Day 2 of the competition moves outdoor to the shores of Georgian Bay. Amy will have a max calorie ski erg, followed by a swim and a run around 1 pm. The second workout of clean and jerk with ring pull ups will be at 6 pm.

The Facebook live didn’t go as well as planned with a bad internet connection. I’m going to try something else on Friday and hope to get a video up later in the day.

You can also checkout WheelWOD’s Facebook live. https://www.facebook.com/Wheelwod/


Friday, July 6

WheelWOD Games Adaptive athlete
No Excuses CrossFit’s Amy Hood performs a reverse sled drag during the final workout of the WheelWOD Games.

DAY 3 WHEELWOD UPDATE: The WheelWOD Games moved from the comfy confines of CrossFit Indestri to outdoors at the UG Games.

The UG Games is the largest functional fitness event in Canada and takes place on the shores of the Georgian Bay with the historic Collingwood grain elevators and the view of the ski hills as the backdrop.

Heavy rains on Thursday afternoon and evening drastically cooled off the temperatures in Collingwood from low 90s to upper 60s on Friday.

There was two workouts on Friday — a long endurance WOD and then about four hours later a short couplet.

The first workout was listed as a 10-minute max calorie row, followed by a 400-meter swim and then a 2K run. However, the run seemed a lot longer than 2K. Either way, it was basically doing a sprint triathlon.

The ski was not a problem and Amy may have had a slight advantage on some athletes that had never used a ski erg.

The swim was an out and back. It was tough swimming out against the current, but it was a much smoother swim on the way back with the current carrying her in.

“That sucked,” said Amy as she climbed out of the water onto the dock. “I swallowed so much water.”

The event director gave Amy the option to finish the run or go ahead and take the time cap on the event. That didn’t sit well with Amy.

adaptive athlete competition workout
Athletes listen to ‘Stouty’ has he briefs WOD 1 of the WheelWOD Games at CrossFit Indestri.

“I’m going to finish the workout. Why wouldn’t I?,” an exasperated Amy said. “If there was anything I was not going to do it would have been the swim.”

That left Amy with about 24 minutes to complete the run, which was a scenic view along the lake’s coast, through some nature trails and around a park.

With the time cap looming and the finish line a few hundred meters away, Amy sprinted the last 200 meters to finish the workout under the time cap in 59:18.

After about a four break, the day ended with a 15-12-9 couplet of clean and jerk and ring pull ups. The clean and jerk was not a problem as Amy cycled the 45-pound barbell pretty quickly. However, the ring pull ups were an issue on the round of 12. Amy struggled to get positioning and had a few failed reps. Once she re-positioned she was able to knock out the rest of the reps. Amy headed to the round of nine ring pull ups with one minute remaining before the time cap and with one second to spare finished the workout in 7:59.

Saturday will be a big day with three workouts, beginning at 9 am.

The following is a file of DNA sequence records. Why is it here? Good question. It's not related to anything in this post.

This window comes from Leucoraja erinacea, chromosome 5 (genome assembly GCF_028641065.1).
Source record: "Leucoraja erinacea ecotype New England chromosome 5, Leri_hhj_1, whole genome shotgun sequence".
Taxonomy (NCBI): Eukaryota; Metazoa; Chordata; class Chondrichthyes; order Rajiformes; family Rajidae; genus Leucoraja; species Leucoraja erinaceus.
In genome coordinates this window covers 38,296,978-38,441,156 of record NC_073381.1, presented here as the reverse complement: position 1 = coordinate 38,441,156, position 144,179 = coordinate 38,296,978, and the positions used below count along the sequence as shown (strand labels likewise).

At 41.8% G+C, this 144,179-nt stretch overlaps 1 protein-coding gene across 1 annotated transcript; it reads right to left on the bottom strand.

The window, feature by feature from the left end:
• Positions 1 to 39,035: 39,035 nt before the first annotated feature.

Saturday, July 7

wheelwod games adaptive athlete crossfit
Athletes in the seated division catch some shade before the final workout of the WheelWOD Games.

DAY 4 WHEELWOD UPDATE: The WheelWOD Games got off to an early start on Saturday for Day 4 of the event. The athletes competed in three workout and Amy saved her best performance for the final workout of the day.

The day begin with a 9-minute AMRAP of 15 push ups, 10 dumbbell snatches, and 5 sit to box. Amy battled toe-to-toe with one of the top athletes in the competition and had her best finish of all the workouts up to that point.

After about a two-hour break, the athletes competed in their seventh workout of the competition. This workout was 20-15-10-5 of dumbbell deadlifts and dumbbells swings. This was a workout that was announced Friday night, so Amy and the other athletes were unable to practice prior to the competition.

Amy cruised through the 20-pound dumbbell deadlifts and was on track to finish the workout in the 10-minute time cap. However, the 20-pound dumbbell swings began to take a toll on her shoulder and she was unable to finish the final five reps before the time cap.

The day ended with Amy’s best performance of the WheelWOD Games. The eighth workout was a 30-foot wheelie and three chest-to-rings. The wheelie involved moving on your wheelchair’s back two wheels while the front two wheels were off the ground.

Amy breezed through the wheelies and remained calm and confident with the chest-to-rings to come away with a runner-up finish in the workout.

Sunday is the final day of the WheelWOD Games with two workouts scheduled.


Sunday, July 8

Day 5 WHEELWOD GAMES UPDATE: After five days of nine grueling workouts, the WheelWOD Games came to an end on Sunday.

Workout number eight was 100 Russian twists followed by 21-15-9 of wall balls and ball over shoulder, and then 50 ring dips.

wheelwod games crossfit athlete
With just 10 months of CrossFit experience, Amy Hood qualified for the WheelWOD Games in Collingwood, ON.

Amy cruised through the Russian twists, but the wall balls posed a problem. She was no-repped nearly 20 times on the round of 21. She was able to make her way back to the round of 15 wall balls, but the time cap expired at 11 minutes.

The ninth and final workout of the competition was announced about 30 minutes before it was time to workout. The final WOD was a 15-minute AMRAP of five lap-to-shoulder with a 40-pound D-ball, followed by a 50-meter reverse sled drag, two rope climbs to 10-feet, 50-meter reverse sled drag and then five burpees.

Amy had no problem with the lap-to-shoulder and sled drag, but the rope climb posed a challenge. Amy could consistently make it to about 8-feet on the rope, but was never able to reach 10-feet. A frustrated and determined Amy spent about 10 minutes trying to get a rope climb.

“I tried,” an emotional Amy said after the workout.

The final two workouts of the competition didn’t go as well as Amy had hoped, but it was still a strong performance by the WheelWOD Games rookie.

Less than a year ago when Amy Hood started at No Excuses CrossFit, she never imagined she would be competing in the world championship nearly 10 months later.

The WheelWOD Games gave her the opportunity to compete face-to-face with the top seated adaptive athletes in the world and she gave it her all in every workout.